Sounds clear to me…

    My problem is, that I think you won’t get a lot more “casual gamers” to play STO because of the following:
    WoW has over 6 million paying players. Why would any one of them leave his two lvl 70 Chars alone and start with STO?
    Just because it’s easy to learn and easy to play?
    Maybe you have to make STO a bit more like WoW, so the players will find it easier to change?
    Wait.. why should they change in the first place, if STO is just WoW with different textures?

    My Point:
    In my opinion, you can’t just do your concept on the idea of “lets make the game so easy, that even a quake3-kiddie can play the game, so he will buy it, and we’re happy”.
    But if you ask “how can I get as much players as possible to play my game” you have to rely on the existing fan base, which is longing for the game and will buy the game, regardless of their other gaming preferences.
    And i think that the mayority of this fan base doesn’t need a game which is planned for “casual gamers” i.e. gamers that are not yet gamers :)

    Thanks

    Tom

  16. Leftbrainedgamer says:

    Wow, I never thought Star Trek would be a very fun MMORPG. However, I think you are on to something here. The conflict that is neededed for the game is built into the passions of the fans that scream when they hear something different. Star Trek lore is not homogenous. It seems the solution is factions.

    Star Trek TNG fans: good-goody, no money etc.
    Star Trek DS9 fans: The gritty side of life.
    Star Trek Voyager: Exploring gamers by nature less concerned with the political aspects starfleet.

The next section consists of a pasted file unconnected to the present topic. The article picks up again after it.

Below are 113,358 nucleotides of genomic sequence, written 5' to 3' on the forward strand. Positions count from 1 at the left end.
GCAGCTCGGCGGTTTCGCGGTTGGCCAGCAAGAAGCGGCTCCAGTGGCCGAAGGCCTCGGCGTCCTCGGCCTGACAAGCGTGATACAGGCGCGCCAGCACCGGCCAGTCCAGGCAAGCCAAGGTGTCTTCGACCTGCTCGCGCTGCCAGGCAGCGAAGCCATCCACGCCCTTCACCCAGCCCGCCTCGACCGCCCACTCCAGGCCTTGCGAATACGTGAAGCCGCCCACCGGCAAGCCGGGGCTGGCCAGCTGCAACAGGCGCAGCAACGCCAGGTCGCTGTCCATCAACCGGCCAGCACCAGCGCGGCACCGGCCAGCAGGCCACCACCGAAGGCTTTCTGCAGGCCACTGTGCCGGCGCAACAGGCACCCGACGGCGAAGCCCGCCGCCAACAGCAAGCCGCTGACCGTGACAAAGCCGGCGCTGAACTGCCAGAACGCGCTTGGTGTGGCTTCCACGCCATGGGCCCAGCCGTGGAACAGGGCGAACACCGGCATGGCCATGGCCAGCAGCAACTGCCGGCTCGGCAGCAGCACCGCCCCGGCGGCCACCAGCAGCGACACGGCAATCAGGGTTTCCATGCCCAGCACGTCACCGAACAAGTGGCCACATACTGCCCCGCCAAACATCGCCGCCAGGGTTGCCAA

These factions could be used to play on each other and also to keep their vision intact. For example quests in the TNG factions could be around stopping an underground faction of cynics in starfleet that want to take a more militaristic angle to things. And of course there have been lore associated with this.
    Meanwhile while the bean counters from Starfleet get to DS9. Well that is not the way we play down in this part of the galaxy.

    It is difficult to solve the big ship little ship problem. Space battles are an interesting problem. I don’t know how other games have handled this but I would think the analogy is that capital ships are guild houses. Guilds are crews. If you don’t have enough to crew your ship you recruit independent players that are online to crew it and take it to the fight. The battles could be PVE, PVP or even PVM like in lord of the rings online where people can make their own enemy class character and play. It would give lowbies and causal players the captain of the ship experience.

    Or some quests could be “look I need to take the enterprise on a mission, you will be captain for this mission but you will need to find a crew to help you from other recruits.” Then you have to recurit a party. That gives lowbies an opportunity to lead and captain a ship. Other players would be movitated to help to increase skill in whatever capacity they have on the a ship. If they finish the quest they can hit on a green chick.

    Anyway that is my 2cents but I understand, doing Star Trek is like walking on egg shells but like you say conflict drives a game. I recommend that you discover what the conflict between the fans are and merely give them the tools to fight not with you but with eachother.

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  18. I come from a clan/fleet that plays all Star Trek games that come out, shoot we even gave Legacy a real go.

    Games like Star Trek Elite Force and Bridge Commander are still played.

    We have been anticapating STO for some time now, All MMO’s have daily, weekly, monthly patches and or updates,
    if you start with a lvl cap like most do and get the game out there, that would be a plus in the right direction for you to find out the “fan base” and how they feel about the game….. do your updates and patches according to their response.

    Any other game developers out there? Keep this in mind…. most of us are looking for an MMO that has the feel of Elite Force combind with Bridge commander, where you have FPS and the ability to get into and control vehicals and then beam or shuttle to a ship and control that as well.

    And for the Star Trek fan base come check out our site…… we support Star Trek games and some others. http://www.starfleets.st

  19. Charles Widden says: